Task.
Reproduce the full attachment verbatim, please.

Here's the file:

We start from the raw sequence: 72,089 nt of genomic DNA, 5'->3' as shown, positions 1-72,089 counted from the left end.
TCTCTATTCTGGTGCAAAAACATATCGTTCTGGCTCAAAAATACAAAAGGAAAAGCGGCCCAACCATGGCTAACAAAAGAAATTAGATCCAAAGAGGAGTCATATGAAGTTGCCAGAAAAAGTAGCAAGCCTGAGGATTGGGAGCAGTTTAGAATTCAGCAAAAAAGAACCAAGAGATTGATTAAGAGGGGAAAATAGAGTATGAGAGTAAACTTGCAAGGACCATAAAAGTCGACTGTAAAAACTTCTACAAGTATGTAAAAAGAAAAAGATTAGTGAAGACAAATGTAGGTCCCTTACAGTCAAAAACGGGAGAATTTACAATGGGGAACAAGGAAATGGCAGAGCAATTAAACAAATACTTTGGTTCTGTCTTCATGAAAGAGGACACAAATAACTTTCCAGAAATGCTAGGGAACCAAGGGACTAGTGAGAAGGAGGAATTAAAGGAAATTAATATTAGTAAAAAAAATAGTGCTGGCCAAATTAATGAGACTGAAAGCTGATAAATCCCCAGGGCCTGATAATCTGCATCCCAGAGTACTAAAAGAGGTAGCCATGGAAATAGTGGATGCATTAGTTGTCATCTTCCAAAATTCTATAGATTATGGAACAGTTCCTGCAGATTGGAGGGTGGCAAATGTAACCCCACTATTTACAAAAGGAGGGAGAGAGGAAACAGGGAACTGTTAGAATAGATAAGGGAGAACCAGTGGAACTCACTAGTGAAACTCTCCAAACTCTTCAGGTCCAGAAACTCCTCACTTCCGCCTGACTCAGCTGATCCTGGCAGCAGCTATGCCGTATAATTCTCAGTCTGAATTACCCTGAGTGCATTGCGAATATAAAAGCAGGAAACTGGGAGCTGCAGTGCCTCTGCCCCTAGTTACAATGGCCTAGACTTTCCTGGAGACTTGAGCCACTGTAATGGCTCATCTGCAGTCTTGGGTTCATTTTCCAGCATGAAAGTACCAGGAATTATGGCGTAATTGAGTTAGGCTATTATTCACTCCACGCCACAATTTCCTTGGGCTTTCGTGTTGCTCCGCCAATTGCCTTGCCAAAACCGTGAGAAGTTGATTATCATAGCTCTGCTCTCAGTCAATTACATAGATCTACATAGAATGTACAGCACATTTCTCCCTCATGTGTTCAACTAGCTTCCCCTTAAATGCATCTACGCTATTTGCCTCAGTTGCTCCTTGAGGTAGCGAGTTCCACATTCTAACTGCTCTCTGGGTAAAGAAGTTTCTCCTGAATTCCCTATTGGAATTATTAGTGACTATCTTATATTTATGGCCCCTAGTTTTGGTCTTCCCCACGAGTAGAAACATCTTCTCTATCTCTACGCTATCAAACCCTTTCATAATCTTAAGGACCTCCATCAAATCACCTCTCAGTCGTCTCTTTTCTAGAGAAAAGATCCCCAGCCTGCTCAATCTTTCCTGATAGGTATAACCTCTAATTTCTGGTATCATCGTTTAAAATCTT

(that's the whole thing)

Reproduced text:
We start from the raw sequence: 72,089 nt of genomic DNA, 5'->3' as shown, positions 1-72,089 counted from the left end.
TCTCTATTCTGGTGCAAAAACATATCGTTCTGGCTCAAAAATACAAAAGGAAAAGCGGCCCAACCATGGCTAACAAAAGAAATTAGATCCAAAGAGGAGTCATATGAAGTTGCCAGAAAAAGTAGCAAGCCTGAGGATTGGGAGCAGTTTAGAATTCAGCAAAAAAGAACCAAGAGATTGATTAAGAGGGGAAAATAGAGTATGAGAGTAAACTTGCAAGGACCATAAAAGTCGACTGTAAAAACTTCTACAAGTATGTAAAAAGAAAAAGATTAGTGAAGACAAATGTAGGTCCCTTACAGTCAAAAACGGGAGAATTTACAATGGGGAACAAGGAAATGGCAGAGCAATTAAACAAATACTTTGGTTCTGTCTTCATGAAAGAGGACACAAATAACTTTCCAGAAATGCTAGGGAACCAAGGGACTAGTGAGAAGGAGGAATTAAAGGAAATTAATATTAGTAAAAAAAATAGTGCTGGCCAAATTAATGAGACTGAAAGCTGATAAATCCCCAGGGCCTGATAATCTGCATCCCAGAGTACTAAAAGAGGTAGCCATGGAAATAGTGGATGCATTAGTTGTCATCTTCCAAAATTCTATAGATTATGGAACAGTTCCTGCAGATTGGAGGGTGGCAAATGTAACCCCACTATTTACAAAAGGAGGGAGAGAGGAAACAGGGAACTGTTAGAATAGATAAGGGAGAACCAGTGGAACTCACTAGTGAAACTCTCCAAACTCTTCAGGTCCAGAAACTCCTCACTTCCGCCTGACTCAGCTGATCCTGGCAGCAGCTATGCCGTATAATTCTCAGTCTGAATTACCCTGAGTGCATTGCGAATATAAAAGCAGGAAACTGGGAGCTGCAGTGCCTCTGCCCCTAGTTACAATGGCCTAGACTTTCCTGGAGACTTGAGCCACTGTAATGGCTCATCTGCAGTCTTGGGTTCATTTTCCAGCATGAAAGTACCAGGAATTATGGCGTAATTGAGTTAGGCTATTATTCACTCCACGCCACAATTTCCTTGGGCTTTCGTGTTGCTCCGCCAATTGCCTTGCCAAAACCGTGAGAAGTTGATTATCATAGCTCTGCTCTCAGTCAATTACATAGATCTACATAGAATGTACAGCACATTTCTCCCTCATGTGTTCAACTAGCTTCCCCTTAAATGCATCTACGCTATTTGCCTCAGTTGCTCCTTGAGGTAGCGAGTTCCACATTCTAACTGCTCTCTGGGTAAAGAAGTTTCTCCTGAATTCCCTATTGGAATTATTAGTGACTATCTTATATTTATGGCCCCTAGTTTTGGTCTTCCCCACGAGTAGAAACATCTTCTCTATCTCTACGCTATCAAACCCTTTCATAATCTTAAGGACCTCCATCAAATCACCTCTCAGTCGTCTCTTTTCTAGAGAAAAGATCCCCAGCCTGCTCAATCTTTCCTGATAGGTATAACCTCTAATTTCTGGTATCATCGTTTAAAATCTT